For surgical fellowship programs (Table 1), there was an increase in the percentage of female applicants to colorectal (32 of 113 [28%] to 57 of 130 [44%]; χ2 = 5.03; P = .03) and pediatric surgery (32 of 64 [50%] to 44 of 82 [54%]; χ2 = 9.43; P = .002). The trend was not significant for female applicants to vascular (24 of 131 [18%] to 38 of 126 [30%]; χ2 = 2.85; P = .09), thoracic (14 of 108 [13%] to 32 of 122 [26%]; χ2 = 3.53; P = .06), and plastic surgery fellowships (111 of 342 [32%] to 47 of 122 [39%]; χ2 = 3.14; P = .08).

    In US medical school graduating classes, there was a significant increase in Asian (3324 [22%] to 4660 [24%]; χ2 = 4.98; P = .02) and Hispanic (1187 [8%] to 1760 [9%]; χ2 = 88.84; P < .001) graduates. There was a corresponding decrease in black (1113 [7%] to 1280 [6.5%]; χ2 = 49.87; P < .001) and white (10 358 [68%] to 12 186 [62%]; χ2 = 427.11; P < .001) graduates. Race/ethnicity–related changes in the applicants varied (Table 2). A majority of specialties displayed no significant change in Hispanic and black applicants and a decrease in the percentage of Asian applicants to surgical residency and fellowship programs.

    Discussion

    Increasing diversity in graduating US medical school classes may not necessarily translate to increasing diversity in the surgical training program applicant pool. The relative increase in graduating female medical students was outpaced by the increase in female applicants to surgical training programs. Despite significant increases, the percentage of female surgical applicants was not equivalent to female medical school graduates except for pediatric and colorectal surgery. Race/ethnicity variations were not reflected either positively or negatively in the surgical specialty applicant pool.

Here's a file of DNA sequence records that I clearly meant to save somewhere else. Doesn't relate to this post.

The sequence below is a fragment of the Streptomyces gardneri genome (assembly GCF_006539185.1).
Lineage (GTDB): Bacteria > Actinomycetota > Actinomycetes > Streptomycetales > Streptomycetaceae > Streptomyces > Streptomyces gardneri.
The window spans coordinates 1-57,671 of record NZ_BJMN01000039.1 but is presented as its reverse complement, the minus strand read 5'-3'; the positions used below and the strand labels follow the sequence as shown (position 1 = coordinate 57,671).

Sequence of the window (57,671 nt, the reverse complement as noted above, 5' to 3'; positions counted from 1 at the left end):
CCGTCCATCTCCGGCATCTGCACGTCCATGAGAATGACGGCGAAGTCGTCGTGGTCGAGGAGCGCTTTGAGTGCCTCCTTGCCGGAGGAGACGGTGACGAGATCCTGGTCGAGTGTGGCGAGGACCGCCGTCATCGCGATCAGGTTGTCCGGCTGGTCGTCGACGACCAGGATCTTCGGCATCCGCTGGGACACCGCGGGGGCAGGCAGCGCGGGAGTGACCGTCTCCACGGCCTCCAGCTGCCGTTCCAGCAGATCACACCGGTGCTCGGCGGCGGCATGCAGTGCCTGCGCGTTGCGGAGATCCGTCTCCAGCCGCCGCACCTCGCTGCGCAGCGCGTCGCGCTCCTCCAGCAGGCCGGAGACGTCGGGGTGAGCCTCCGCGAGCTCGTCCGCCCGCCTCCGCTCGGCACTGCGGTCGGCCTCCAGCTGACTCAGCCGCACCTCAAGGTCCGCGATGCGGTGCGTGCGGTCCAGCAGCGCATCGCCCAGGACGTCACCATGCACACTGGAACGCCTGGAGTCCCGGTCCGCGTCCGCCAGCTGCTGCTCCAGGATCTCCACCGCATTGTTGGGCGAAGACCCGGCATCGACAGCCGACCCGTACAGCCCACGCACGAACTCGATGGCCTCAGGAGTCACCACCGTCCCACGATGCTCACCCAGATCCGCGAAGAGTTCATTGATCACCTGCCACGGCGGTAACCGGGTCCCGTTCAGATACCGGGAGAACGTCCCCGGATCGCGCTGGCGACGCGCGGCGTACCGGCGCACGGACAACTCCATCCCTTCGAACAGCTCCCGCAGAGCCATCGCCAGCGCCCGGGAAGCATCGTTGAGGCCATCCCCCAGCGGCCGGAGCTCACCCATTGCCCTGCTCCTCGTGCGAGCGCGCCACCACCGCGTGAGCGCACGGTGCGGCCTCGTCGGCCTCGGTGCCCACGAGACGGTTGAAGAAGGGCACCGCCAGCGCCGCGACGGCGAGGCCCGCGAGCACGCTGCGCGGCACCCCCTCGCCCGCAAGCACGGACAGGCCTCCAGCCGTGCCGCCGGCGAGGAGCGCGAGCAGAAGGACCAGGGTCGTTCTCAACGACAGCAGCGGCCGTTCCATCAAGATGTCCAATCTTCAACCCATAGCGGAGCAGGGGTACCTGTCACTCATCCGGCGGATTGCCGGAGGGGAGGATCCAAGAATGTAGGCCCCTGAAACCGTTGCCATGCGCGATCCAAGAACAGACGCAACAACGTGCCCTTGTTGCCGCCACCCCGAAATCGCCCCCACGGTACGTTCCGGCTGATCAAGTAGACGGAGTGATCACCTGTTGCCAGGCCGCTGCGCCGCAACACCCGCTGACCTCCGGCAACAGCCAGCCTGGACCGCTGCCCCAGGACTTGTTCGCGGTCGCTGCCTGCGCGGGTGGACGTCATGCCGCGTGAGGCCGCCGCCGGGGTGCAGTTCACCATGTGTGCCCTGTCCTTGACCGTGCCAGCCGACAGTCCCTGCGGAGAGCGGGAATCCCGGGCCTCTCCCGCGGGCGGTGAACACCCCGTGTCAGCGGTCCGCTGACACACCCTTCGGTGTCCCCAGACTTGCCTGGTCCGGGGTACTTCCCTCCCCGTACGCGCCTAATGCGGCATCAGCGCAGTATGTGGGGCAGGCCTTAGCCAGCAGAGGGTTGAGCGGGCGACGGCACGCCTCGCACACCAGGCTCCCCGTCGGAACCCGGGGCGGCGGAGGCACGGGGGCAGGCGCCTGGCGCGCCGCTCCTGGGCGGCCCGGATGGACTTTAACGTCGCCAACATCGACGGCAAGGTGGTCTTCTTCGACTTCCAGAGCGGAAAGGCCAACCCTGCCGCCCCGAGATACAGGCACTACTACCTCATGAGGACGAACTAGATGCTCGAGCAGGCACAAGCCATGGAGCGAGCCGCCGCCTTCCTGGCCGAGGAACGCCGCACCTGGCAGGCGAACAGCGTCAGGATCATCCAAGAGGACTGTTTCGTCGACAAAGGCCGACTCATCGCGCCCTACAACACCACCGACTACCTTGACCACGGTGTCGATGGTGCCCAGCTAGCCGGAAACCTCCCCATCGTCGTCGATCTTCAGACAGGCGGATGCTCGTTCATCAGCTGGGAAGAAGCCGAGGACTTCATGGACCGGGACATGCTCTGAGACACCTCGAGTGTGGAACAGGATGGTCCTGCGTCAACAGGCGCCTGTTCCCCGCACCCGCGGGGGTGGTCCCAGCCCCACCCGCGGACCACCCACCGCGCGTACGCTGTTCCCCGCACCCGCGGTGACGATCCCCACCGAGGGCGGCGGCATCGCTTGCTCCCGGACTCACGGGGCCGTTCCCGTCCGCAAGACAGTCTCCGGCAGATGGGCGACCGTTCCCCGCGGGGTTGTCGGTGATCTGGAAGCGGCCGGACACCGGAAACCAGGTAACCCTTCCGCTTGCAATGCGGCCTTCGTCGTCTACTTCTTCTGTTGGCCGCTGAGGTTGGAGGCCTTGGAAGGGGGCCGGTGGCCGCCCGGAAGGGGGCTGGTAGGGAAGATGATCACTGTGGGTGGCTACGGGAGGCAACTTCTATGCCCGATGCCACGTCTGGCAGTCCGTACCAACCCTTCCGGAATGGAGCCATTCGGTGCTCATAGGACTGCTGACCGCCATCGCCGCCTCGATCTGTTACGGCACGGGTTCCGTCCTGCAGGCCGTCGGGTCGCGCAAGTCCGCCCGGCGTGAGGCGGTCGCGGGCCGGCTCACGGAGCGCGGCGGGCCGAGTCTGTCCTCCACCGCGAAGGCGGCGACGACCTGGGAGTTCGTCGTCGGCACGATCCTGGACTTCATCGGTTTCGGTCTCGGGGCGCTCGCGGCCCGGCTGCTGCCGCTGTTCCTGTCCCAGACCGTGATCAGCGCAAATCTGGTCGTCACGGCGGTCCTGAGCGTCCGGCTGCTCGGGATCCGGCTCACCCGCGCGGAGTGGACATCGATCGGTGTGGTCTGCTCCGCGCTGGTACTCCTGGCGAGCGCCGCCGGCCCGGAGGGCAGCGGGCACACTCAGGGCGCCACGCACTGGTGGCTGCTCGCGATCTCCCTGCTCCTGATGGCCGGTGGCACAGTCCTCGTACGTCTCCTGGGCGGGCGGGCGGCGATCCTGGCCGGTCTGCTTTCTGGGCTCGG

Recruitment strategies and factors influencing career choice are areas for further investigation. Addressing potential barriers5 and increasing mentorship of medical students6 may foster a more diverse interest in surgery.

    This study is focused on the analysis of a specific 10-year period. Limitations include lack of sex and race/ethnicity data in the Electronic Residency Application Service database for international graduates. Additionally, applicants can select multiple races/ethnicities when applying for residency/fellowship. We corrected for this possibility by calculating race/ethnicity percentages from the total number of applicants rather than the total responses.

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    Article Information

    Accepted for Publication: March 13, 2020.